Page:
High Testosterone and Other Anabolic Steroids
Testosterone in normal concentrations in the body won’t cause any excess fluid buildup. It does have an influence on ADH, but the variations in men day to day are minimal, and thus testosterone does not normally contribute to daily changes in body water.
This changes, however, when someone begins to use high levels of injectable testosterone or other anabolic steroids.
Greater than normal levels of many androgens can increase renin-angiotensin-aldosterone system signaling and, therefore, aldosterone, which causes significant sodium retention. People using anabolic steroids will be significantly more sensitive to changes in dietary sodium as far as water retention goes.
This can also contribute to the high blood pressure that some androgen users experience, and why many bodybuilders choose angiotensin receptor blockers (ARBs) like Telmisartan to combat this since it directly targets the system that becomes hyperactive with androgen use.
The last point to consider is that higher levels of testosterone will also mean higher levels of estrogen via aromatase, and as I discussed in the last point, estrogen has a greater influence on increasing ADH than testosterone.
High Levels of Growth Hormone
Abnormal levels of growth hormone can also cause significant amounts of water retention through two of the main hormones: aldosterone and ADH.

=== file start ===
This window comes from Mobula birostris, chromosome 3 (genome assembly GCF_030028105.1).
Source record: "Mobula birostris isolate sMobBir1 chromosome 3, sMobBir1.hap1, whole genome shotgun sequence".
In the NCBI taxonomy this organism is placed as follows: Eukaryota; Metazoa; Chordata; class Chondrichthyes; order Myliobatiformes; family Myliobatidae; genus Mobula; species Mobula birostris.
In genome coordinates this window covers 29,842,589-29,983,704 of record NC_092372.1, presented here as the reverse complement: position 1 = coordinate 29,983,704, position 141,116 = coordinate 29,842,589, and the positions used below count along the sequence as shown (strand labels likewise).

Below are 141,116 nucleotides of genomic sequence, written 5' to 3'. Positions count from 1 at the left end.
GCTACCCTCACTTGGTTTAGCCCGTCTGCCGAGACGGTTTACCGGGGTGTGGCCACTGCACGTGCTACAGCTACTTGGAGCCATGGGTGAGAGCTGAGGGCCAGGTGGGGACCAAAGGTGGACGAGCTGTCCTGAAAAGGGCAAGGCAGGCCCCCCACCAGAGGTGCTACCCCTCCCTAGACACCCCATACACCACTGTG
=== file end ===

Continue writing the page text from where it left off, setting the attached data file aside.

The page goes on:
Most of the studies done to examine this were on patients with acromegaly, which is increased growth hormone secretion through either a growth hormone-secreting tumor or another mechanism.
Just know that if you’re choosing to use HGH as either a competitive drug or just for anti-aging purposes as you get older, this might come with a bit of water retention.
Not Drinking Enough Water
When your body senses that it’s low on fluid, it has many water conservation mechanisms in place.
This involves all three of the hormones we previously mentioned. When the body senses low fluid, it will increase aldosterone and ADH and decrease ANP, switching all the levers for increased fluid retention.
The solution here is easy: Drink enough water!
Finally, let’s address a list of medications that could also facilitate water retention:
- Certain hormonal birth control
- Testosterone replacement therapy
- Calcium channel blockers (blood pressure medications – Amlodipine, Bepridil, Diltiazem)
- Prednisone and other corticosteroids
- Certain diabetes medications (Pioglitazone and rosiglitazone, as well as insulin therapy)
Integration and Conclusion
Water retention can be seriously frustrating, especially when it’s masking your hard-earned fat loss. Arming yourself with the knowledge of its causes, though, can let you know when you might be experiencing it, which can calm your mind and keep you on plan.
Many of these causes we can make lifestyle changes to deal with the root cause, such as excess sodium consumption, female hormonal imbalances, and inflammation, but others are going to be inevitable. You’ll just have to wait out the water retention from dieting heavily or consuming a cheat meal.
The most important part is to not let it affect you too much psychologically while you’re on plan; remember to focus more on the 7-day daily averages of scale weight. If your weight went up 2–3 pounds overnight, it’s nearly guaranteed that it was just water weight fluctuation.